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'They don't make things like they used to' - why devices aren't built to last
Tue, 30th Jun 2020
FYI, this story is more than a year old

The adage ‘they don't make things like they used to' is somewhat true, but it's a little more complicated than you think– or at least that's what one University of New South Wales (UNSW) industrial design expert believes.

UNSW senior lecturer in industrial design, Miles Park, says that some people may subscribe to the theory that manufacturers are intentionally building ‘planned obsolescence' into their products – that is, they're designing products so they don't last.

“There is a little bit of truth in that. It's fairly well accepted that products now often do have a shorter lifespan,” says Park.

He points to Apple as one of the companies that are encouraging obsolescence – even though they might not be explicitly designed to fail or have a planned shelf life.

He says, “Apple got in trouble a few years ago where they were accused of throttling the speed of iPhones as the battery depleted, which was seen as a means to trigger an event for people to want to replace that product.”

Park points the finger at manufacturers and said they should be doing more to make sure their products last longer. However, manufacturers may claim that consumers always want new things. Is that the whole truth, though?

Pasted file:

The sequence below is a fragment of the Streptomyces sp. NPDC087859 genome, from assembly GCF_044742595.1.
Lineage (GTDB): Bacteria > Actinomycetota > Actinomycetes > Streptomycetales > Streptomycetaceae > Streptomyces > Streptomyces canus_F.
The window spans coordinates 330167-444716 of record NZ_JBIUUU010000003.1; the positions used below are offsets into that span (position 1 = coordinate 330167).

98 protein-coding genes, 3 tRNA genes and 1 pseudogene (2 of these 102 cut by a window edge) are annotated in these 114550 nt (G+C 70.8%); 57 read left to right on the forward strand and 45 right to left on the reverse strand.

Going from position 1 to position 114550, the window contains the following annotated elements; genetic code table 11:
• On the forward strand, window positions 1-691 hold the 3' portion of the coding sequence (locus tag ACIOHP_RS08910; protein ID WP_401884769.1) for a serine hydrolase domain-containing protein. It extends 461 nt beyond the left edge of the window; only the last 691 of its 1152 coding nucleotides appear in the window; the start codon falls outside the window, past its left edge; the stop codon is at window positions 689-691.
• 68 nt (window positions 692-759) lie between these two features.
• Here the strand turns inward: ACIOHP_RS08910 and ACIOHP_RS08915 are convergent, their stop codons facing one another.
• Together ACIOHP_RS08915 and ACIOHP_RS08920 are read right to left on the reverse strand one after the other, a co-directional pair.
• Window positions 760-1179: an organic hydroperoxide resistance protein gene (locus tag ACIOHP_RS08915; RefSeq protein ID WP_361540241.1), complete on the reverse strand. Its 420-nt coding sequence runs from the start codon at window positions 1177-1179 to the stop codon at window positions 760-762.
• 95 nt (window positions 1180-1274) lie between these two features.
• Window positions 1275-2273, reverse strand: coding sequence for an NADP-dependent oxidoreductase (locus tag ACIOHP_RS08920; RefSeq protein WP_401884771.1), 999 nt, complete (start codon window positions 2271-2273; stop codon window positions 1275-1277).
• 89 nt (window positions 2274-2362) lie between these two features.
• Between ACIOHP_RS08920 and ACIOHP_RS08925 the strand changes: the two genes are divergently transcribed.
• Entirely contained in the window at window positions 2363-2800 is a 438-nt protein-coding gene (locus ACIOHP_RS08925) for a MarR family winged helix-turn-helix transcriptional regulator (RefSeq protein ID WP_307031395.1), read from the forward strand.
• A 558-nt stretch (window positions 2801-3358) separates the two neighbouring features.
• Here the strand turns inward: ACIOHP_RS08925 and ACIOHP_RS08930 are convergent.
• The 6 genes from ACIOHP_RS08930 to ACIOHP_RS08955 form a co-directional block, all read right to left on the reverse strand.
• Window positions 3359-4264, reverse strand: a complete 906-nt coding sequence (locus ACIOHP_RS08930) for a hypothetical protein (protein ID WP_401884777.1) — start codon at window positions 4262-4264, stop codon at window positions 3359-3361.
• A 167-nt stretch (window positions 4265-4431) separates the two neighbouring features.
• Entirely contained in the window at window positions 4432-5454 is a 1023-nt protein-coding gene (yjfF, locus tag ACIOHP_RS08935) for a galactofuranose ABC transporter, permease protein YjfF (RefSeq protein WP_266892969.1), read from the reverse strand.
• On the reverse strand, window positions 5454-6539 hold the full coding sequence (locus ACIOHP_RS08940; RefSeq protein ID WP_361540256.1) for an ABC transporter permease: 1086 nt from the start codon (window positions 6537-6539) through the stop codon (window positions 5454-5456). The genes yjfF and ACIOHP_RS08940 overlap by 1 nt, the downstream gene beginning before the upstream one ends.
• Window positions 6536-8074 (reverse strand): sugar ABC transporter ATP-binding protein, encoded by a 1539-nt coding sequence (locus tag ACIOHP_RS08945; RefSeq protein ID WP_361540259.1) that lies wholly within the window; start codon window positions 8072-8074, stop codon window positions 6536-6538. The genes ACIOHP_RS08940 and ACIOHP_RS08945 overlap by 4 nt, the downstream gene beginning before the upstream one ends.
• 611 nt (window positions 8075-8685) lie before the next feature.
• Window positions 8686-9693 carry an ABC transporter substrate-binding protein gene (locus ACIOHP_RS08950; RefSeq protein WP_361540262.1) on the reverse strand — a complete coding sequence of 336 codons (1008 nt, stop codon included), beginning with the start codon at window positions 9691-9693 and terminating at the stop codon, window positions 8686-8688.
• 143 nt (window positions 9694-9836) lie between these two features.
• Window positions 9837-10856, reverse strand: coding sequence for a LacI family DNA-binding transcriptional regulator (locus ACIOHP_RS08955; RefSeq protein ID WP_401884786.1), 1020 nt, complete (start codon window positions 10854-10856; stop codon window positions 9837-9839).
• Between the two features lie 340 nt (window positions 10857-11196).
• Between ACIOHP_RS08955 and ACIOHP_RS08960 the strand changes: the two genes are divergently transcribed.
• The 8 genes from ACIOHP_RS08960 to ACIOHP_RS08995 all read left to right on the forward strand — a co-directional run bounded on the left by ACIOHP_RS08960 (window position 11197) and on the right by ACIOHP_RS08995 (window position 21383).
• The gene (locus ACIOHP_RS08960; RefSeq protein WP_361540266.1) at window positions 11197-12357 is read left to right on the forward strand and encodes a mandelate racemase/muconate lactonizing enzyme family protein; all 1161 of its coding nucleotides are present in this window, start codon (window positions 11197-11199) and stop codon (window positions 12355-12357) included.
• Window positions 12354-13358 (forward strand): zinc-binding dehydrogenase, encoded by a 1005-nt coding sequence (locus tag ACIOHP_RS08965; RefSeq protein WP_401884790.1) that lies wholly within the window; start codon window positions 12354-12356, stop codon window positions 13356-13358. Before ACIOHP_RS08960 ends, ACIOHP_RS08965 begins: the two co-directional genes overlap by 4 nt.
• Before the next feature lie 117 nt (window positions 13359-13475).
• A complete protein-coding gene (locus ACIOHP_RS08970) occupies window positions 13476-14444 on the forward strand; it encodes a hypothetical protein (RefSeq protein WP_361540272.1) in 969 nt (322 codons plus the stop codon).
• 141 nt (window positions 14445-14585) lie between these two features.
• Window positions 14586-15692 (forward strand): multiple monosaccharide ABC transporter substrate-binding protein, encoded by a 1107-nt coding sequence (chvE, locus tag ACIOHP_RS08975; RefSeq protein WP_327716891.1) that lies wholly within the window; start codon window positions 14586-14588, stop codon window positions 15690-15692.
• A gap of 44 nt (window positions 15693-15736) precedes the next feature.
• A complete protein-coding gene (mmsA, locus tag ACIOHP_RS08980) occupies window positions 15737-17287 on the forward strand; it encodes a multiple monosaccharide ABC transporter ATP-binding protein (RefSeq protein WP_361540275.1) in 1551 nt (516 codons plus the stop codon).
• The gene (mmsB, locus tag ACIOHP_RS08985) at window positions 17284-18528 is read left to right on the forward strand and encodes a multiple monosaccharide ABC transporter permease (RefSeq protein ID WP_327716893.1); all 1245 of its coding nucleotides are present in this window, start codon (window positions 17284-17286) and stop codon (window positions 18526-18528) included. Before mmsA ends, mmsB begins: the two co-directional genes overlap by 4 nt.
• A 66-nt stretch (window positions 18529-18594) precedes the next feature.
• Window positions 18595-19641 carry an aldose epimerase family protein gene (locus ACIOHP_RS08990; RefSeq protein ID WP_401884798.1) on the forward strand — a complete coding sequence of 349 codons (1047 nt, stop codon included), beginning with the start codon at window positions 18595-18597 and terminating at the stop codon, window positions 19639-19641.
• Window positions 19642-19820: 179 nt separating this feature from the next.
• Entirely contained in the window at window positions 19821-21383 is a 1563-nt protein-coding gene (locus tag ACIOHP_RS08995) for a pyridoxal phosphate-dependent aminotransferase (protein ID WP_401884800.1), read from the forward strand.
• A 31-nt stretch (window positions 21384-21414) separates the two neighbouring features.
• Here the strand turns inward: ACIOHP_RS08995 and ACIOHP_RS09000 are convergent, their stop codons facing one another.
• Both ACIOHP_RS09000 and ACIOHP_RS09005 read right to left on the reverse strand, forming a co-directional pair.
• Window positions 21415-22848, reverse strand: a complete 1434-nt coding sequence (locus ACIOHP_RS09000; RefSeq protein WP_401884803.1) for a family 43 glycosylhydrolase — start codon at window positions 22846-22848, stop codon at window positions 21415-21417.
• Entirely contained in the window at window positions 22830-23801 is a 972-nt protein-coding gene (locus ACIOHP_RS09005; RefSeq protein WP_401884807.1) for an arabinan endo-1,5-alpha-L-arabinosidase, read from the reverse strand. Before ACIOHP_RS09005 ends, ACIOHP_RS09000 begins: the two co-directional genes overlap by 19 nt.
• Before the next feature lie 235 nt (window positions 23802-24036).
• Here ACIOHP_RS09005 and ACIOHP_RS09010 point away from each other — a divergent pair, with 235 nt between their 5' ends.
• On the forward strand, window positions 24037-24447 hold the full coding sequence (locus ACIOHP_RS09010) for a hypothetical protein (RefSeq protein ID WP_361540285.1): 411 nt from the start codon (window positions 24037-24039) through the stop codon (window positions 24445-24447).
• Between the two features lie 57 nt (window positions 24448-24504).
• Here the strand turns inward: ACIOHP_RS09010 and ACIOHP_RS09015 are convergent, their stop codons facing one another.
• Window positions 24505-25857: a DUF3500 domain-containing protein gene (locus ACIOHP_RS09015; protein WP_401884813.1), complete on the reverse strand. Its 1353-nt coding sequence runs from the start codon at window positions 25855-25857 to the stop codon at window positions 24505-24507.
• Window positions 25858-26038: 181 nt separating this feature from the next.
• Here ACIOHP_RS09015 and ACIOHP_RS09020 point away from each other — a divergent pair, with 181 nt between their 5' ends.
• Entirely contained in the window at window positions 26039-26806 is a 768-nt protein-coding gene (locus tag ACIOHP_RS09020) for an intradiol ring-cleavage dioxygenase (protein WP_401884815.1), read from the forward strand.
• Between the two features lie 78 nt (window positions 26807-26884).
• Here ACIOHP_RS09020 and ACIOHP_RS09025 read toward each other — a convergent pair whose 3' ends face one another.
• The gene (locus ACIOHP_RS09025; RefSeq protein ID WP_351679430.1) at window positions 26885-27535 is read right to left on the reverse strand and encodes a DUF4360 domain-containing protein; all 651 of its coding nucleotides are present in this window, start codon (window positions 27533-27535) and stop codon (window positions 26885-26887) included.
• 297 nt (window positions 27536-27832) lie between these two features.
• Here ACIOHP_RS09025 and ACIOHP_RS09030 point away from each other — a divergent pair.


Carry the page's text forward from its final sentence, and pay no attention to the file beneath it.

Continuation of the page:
“People lament the fact that things aren't repairable, and that things don't seem to last as long as they used to, and they're right,” says Park.

Mind, matter, and money are the three main drivers that push people to buy new items, forcing older items into obsolescence.

“We tend to get rid of things just because they don't do things as well anymore. A lot of electronic waste, for instance, is still functional when it's disposed of, it might not be as good as it once was, the battery doesn't work as well, or a connector might not work anymore,” says Park.

He believes that consumers are open to product repair services, however manufacturers don't have too many incentives to extend a product's life.

Park explains that replacements may end up being cheaper than repairs, particularly with consumer devices like electronics.

“Consumer electronics have gone through a deflationary trend for some time – every time you get a new laptop, it's twice as powerful as the previous one, but may cost a similar or lesser amount,” says Park.

“However, if the provision of spare parts, repair services and the availability of information about repairability, if it is competitive, it will become economically viable for people to seek out repairs,” he says.  

He points to the European Union, where legislation will soon require companies to provide spare parts and servicing information for up to 10 years in some product categories.

While there are product stewardship regulations in places like Australia, they only cater for certain products like computers and televisions.

He believes manufacturers can do more about repairability – there are even design and engineering strategies that can help to do just that.

“For example, you might offer obvious non-tool entry points for opening a product and replacing components, or you might design a product to be modular,” he says.

Just look at the Boeing 747 – it has served millions of passengers since the 1960s and is only just going into retirement. Along the way everything has been renewed and upgraded.

“Perhaps we could have a similar attitude too about household durables, where new business models, as well as the design and the engineering of these products, allows for things to be upgraded and repaired,” concludes Park.